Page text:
I am conducting some of the most mind blowing research known to the diabetes world called, *The Banana Studies.* After my research is complete, I will be doing absolutely nothing with the findings. Surfing Diabetic message boards for several years now, I began to notice an interesting trend... bananas will either send a Diabetics blood sugars sky high or not effect their blood sugars at all. So let the studies begin right now. Do bananas effect your blood sugars?

NOTE: Please list what Type of Diabetes you have.

For me banana's do not effect my blood sugars at all. As a matter of fact, I treat them almost like I free food.

Nutrition Facts

Serving Size 1 extra small (less than 6" long) (81g)

Amount Per Serving
Calories 72 Calories from Fat 2

% Daily Value*
Total Fat 0.3g0%
Saturated Fat 0.1g0%
Polyunsaturated Fat 0.1g
Monounsaturated Fat 0g
Cholesterol 0mg0%
Sodium 0.8mg0%
Potassium 290mg8%
Total Carbohydrate 18.5g6%
Dietary Fiber 2.1g1%
Sugars 9.9g3%
Protein 0.9g2%

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Bananas do not affect my blood sugars because I avoid eating them. I think they are slimy and I'm afraid what I might find inside when I peel them. I hope that doesn't throw off your study results!
LOL Kelly
I eat them freeze dried, and they seem fine to me.
Type 2
Bananas carb for carb are like eating bread or sugar to me. If I wanted bread or sugar, I would eat bread or sugar. No seriously, a medium banana may be listed as having like 30g carbs, but it is like a twinkie dipped in honey, deep fried and then coated with chocolate. I don't eat them anymore, they are a tool of Satan.
Wish I could eat bananas. They send me soaring. I've even tried them not quite ripe, but that didn't help. I'm Type 1.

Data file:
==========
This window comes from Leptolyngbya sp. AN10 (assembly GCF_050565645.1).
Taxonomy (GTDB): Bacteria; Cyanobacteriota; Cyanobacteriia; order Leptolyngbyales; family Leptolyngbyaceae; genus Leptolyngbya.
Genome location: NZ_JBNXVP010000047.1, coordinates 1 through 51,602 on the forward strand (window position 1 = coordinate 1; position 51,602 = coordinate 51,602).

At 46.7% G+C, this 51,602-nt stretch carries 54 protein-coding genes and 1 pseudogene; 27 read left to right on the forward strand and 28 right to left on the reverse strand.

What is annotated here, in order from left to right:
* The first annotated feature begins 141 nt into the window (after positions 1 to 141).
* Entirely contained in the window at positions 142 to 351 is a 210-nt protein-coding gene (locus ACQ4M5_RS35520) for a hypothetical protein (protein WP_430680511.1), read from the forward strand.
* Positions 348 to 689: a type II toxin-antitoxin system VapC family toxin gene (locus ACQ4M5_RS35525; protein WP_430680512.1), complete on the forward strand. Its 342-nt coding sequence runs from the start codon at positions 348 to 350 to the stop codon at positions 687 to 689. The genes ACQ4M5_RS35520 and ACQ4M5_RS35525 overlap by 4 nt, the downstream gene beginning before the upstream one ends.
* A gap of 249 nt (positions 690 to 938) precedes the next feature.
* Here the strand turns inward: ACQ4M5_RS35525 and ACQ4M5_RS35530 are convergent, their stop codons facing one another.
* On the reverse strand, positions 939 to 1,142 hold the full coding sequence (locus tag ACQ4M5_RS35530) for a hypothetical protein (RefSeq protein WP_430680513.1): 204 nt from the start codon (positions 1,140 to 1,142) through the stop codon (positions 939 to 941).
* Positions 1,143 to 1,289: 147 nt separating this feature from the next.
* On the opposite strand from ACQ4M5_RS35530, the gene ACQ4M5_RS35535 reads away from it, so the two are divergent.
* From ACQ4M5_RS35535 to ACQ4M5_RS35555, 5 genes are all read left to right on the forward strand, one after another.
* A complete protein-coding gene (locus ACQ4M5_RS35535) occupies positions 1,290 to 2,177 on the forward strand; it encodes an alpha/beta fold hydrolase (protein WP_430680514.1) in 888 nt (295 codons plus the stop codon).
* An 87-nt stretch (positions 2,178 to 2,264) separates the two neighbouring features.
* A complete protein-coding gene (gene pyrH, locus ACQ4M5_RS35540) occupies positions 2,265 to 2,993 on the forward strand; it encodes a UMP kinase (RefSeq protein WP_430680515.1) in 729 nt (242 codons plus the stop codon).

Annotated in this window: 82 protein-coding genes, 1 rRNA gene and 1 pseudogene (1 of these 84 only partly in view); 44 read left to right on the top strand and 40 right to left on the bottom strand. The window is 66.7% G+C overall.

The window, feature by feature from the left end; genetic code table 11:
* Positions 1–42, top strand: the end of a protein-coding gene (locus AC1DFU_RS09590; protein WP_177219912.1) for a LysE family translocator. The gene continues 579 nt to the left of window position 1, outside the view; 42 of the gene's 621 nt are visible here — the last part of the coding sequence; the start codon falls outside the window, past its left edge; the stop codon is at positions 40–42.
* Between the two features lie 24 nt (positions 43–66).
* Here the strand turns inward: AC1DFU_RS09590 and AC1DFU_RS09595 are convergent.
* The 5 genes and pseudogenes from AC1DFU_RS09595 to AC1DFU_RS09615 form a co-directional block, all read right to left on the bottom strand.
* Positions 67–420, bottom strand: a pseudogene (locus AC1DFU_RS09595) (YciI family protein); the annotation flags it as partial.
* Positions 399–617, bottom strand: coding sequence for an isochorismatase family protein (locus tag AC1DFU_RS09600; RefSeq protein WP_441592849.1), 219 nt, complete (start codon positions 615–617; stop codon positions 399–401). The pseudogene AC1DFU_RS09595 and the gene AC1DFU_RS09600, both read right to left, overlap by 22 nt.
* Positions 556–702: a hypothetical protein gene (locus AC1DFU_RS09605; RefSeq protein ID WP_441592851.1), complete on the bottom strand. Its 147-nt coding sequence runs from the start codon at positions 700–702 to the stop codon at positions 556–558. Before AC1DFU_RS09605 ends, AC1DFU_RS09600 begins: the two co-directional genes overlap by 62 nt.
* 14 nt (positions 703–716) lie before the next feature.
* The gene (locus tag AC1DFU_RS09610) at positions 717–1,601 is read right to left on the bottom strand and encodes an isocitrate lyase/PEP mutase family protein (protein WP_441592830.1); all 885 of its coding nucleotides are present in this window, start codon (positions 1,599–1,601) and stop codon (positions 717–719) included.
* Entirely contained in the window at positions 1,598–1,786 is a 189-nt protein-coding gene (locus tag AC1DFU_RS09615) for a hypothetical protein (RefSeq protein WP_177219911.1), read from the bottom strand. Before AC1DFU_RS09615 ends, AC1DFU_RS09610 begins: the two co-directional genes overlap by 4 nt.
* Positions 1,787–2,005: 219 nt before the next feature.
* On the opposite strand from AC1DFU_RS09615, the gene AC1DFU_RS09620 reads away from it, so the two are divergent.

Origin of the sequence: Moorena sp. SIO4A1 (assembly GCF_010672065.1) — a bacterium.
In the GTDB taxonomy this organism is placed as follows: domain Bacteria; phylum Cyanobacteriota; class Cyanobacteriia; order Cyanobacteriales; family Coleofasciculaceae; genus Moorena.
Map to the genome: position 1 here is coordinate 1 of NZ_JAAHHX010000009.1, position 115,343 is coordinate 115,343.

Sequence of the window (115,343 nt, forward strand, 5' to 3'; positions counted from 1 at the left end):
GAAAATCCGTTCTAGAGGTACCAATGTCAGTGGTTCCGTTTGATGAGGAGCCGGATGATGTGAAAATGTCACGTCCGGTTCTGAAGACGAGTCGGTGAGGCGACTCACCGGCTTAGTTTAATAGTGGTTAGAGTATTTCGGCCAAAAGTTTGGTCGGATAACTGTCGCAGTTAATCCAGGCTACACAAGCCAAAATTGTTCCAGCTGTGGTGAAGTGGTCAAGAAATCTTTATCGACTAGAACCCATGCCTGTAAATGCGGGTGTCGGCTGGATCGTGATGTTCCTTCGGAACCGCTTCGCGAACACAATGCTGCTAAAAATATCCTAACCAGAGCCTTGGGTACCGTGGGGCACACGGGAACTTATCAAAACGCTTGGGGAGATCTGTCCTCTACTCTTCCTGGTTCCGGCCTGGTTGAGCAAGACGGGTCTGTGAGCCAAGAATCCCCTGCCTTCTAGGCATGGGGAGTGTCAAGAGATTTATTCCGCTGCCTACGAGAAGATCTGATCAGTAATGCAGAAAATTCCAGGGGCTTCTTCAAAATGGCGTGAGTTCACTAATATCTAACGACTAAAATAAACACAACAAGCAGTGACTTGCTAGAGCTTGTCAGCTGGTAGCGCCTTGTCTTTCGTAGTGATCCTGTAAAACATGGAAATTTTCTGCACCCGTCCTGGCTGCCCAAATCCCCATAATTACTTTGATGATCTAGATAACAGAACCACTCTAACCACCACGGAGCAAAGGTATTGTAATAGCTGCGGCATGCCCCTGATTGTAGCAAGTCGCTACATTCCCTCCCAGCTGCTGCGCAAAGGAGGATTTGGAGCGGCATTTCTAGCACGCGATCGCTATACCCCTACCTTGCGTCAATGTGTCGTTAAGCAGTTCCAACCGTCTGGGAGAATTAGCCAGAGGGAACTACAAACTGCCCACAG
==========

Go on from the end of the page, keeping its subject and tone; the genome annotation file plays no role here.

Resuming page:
For the Banana Study, could people list T2 or T1?
My Bunny and I enjoy a banana every other day usually. It raises my bg about 2 points-(like: 4.0 mmol/L to 6.0 mmo/L). Nothing mind-blowing there but still a rise. I'm a Type 1.
Danny, don't you know that all official research needs to be approved by the admin team ;) Given that you will use the findings for absolutely nothing. I guess that we can make an exception ;) I have also discovered a huge degree of diversity on this question.

For me, it clearly depends on one variable: the ripeness of the banana.

IF the banana is really ripe, then it's like eating pure sugar. If the banana is not so ripe (i.e. hard), I just bolus for the correct amount of carbs (20g for a small banana, 35g for a large banana).

I love bananas and I have taught myself to like them when they are not yet ripe.

[This reply was written by someone who lives with type 1 diabetes.]
I did a little Google-ing myself and found this:

"The glycemic index (GI) of bananas varies depending upon how ripe the bananas are. This is because a lot of the carbohydrate in green bananas is in the form of a kind of resistant starch which we lack the enzyme to digest. As the fruit ripens, the starch is converted into readily available sugars."

So basically, in my almost green bananas, there are "resistant starches" that I do not digest (and hence do not raise my blood sugar). Whereas I digest all the carbs from ripe bananas.

This seems like another hard-to-measure variable to add to the carb counting mix. I don't eat bananas often, but I might further our research with some green banana eating this week!
intersting theory. think danny needs a bigger research grant
Edit: I should have said that SOME of the carbs are resistant. I still need to bolus even for unripe bananas.
Yes! This is why I was commenting the other day that if I eat a serving of small red potatoes left to cool about 12 hours in the fridge, I do not get a high spike because they develop a large amount of resistance starch. Both pastas and potatoes do this. This resistant starch is also available in a large quantity in whole wheat Sourdough bread.




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